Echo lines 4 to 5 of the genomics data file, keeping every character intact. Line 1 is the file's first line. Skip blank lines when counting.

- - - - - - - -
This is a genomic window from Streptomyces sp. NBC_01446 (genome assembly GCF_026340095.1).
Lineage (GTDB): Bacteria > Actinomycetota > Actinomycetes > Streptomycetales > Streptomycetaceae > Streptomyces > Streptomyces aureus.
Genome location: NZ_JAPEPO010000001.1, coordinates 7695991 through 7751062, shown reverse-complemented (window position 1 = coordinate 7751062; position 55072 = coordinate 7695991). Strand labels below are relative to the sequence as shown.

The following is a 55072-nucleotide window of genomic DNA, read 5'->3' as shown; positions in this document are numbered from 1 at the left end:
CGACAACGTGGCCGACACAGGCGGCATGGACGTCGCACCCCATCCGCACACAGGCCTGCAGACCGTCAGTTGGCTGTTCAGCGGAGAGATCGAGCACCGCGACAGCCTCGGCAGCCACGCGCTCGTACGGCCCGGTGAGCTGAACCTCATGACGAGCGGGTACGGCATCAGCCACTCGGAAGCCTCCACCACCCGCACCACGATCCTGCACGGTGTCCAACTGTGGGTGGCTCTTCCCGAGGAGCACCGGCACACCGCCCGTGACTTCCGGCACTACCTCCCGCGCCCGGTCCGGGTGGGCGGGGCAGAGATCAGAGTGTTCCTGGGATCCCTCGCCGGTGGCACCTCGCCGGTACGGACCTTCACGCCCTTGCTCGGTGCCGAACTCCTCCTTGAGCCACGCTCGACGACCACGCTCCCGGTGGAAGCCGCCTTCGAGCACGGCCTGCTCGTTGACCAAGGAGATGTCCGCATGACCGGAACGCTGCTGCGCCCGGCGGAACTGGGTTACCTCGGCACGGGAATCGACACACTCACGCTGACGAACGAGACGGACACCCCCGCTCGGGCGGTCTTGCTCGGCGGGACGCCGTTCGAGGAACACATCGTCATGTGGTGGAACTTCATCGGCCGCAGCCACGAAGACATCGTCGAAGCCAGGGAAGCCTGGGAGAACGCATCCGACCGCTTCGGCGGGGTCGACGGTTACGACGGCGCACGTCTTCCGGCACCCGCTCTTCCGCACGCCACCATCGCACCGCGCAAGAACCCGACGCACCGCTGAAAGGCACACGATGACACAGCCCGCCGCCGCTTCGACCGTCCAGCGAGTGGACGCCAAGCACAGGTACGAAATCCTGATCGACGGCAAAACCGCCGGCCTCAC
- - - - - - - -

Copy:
The following is a 55072-nucleotide window of genomic DNA, read 5'->3' as shown; positions in this document are numbered from 1 at the left end:
CGACAACGTGGCCGACACAGGCGGCATGGACGTCGCACCCCATCCGCACACAGGCCTGCAGACCGTCAGTTGGCTGTTCAGCGGAGAGATCGAGCACCGCGACAGCCTCGGCAGCCACGCGCTCGTACGGCCCGGTGAGCTGAACCTCATGACGAGCGGGTACGGCATCAGCCACTCGGAAGCCTCCACCACCCGCACCACGATCCTGCACGGTGTCCAACTGTGGGTGGCTCTTCCCGAGGAGCACCGGCACACCGCCCGTGACTTCCGGCACTACCTCCCGCGCCCGGTCCGGGTGGGCGGGGCAGAGATCAGAGTGTTCCTGGGATCCCTCGCCGGTGGCACCTCGCCGGTACGGACCTTCACGCCCTTGCTCGGTGCCGAACTCCTCCTTGAGCCACGCTCGACGACCACGCTCCCGGTGGAAGCCGCCTTCGAGCACGGCCTGCTCGTTGACCAAGGAGATGTCCGCATGACCGGAACGCTGCTGCGCCCGGCGGAACTGGGTTACCTCGGCACGGGAATCGACACACTCACGCTGACGAACGAGACGGACACCCCCGCTCGGGCGGTCTTGCTCGGCGGGACGCCGTTCGAGGAACACATCGTCATGTGGTGGAACTTCATCGGCCGCAGCCACGAAGACATCGTCGAAGCCAGGGAAGCCTGGGAGAACGCATCCGACCGCTTCGGCGGGGTCGACGGTTACGACGGCGCACGTCTTCCGGCACCCGCTCTTCCGCACGCCACCATCGCACCGCGCAAGAACCCGACGCACCGCTGAAAGGCACACGATGACACAGCCCGCCGCCGCTTCGACCGTCCAGCGAGTGGACGCCAAGCACAGGTACGAAATCCTGATCGACGGCAAAACCGCCGGCCTCAC